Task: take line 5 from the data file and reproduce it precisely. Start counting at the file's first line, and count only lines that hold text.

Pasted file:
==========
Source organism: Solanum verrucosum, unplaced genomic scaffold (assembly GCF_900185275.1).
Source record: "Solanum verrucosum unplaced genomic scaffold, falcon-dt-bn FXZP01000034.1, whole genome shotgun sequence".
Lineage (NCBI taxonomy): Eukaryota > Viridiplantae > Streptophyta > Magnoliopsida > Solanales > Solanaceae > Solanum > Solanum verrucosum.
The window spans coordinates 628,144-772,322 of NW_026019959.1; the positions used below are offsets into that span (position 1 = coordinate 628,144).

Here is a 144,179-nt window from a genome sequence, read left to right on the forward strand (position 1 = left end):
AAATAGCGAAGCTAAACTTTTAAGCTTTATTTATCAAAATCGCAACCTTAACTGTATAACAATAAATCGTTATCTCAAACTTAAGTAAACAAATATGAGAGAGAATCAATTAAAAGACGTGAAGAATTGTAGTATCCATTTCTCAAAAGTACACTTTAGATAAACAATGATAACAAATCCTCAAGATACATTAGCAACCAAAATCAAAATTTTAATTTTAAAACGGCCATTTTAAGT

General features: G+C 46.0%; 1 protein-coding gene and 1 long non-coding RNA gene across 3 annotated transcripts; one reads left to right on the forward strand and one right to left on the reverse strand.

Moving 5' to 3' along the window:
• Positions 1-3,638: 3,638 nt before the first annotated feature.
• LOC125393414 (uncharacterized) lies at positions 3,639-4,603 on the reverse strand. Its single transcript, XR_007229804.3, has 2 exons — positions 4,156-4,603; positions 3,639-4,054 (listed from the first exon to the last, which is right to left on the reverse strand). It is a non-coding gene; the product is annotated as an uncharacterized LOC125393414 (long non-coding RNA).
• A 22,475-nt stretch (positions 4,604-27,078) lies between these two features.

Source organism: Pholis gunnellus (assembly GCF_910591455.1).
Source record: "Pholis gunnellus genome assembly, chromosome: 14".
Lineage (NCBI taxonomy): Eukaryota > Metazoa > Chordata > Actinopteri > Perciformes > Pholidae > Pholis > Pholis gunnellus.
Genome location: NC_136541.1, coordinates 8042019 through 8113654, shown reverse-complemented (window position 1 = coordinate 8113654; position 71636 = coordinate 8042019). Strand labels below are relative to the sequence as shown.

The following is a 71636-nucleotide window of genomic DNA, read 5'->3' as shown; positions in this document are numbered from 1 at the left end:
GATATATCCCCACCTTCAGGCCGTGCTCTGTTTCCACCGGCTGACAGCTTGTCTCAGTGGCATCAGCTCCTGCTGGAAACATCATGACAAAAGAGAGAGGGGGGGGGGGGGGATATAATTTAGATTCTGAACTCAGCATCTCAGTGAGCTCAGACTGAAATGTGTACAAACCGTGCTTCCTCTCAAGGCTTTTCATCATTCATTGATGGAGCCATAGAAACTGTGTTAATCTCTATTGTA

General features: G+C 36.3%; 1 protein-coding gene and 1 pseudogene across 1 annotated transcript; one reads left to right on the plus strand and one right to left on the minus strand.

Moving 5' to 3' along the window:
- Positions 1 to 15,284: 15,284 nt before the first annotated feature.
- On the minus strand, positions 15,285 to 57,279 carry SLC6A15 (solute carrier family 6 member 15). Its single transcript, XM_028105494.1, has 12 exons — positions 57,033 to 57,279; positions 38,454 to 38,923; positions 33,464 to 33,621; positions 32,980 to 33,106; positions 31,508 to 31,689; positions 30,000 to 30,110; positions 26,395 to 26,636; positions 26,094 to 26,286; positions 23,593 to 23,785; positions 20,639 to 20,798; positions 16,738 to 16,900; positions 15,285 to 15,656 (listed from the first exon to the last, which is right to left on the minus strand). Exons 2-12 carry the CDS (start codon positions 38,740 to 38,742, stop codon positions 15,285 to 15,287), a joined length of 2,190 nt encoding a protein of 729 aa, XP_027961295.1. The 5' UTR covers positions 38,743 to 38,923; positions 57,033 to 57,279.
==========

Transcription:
Here is a 144,179-nt window from a genome sequence, read left to right on the forward strand (position 1 = left end):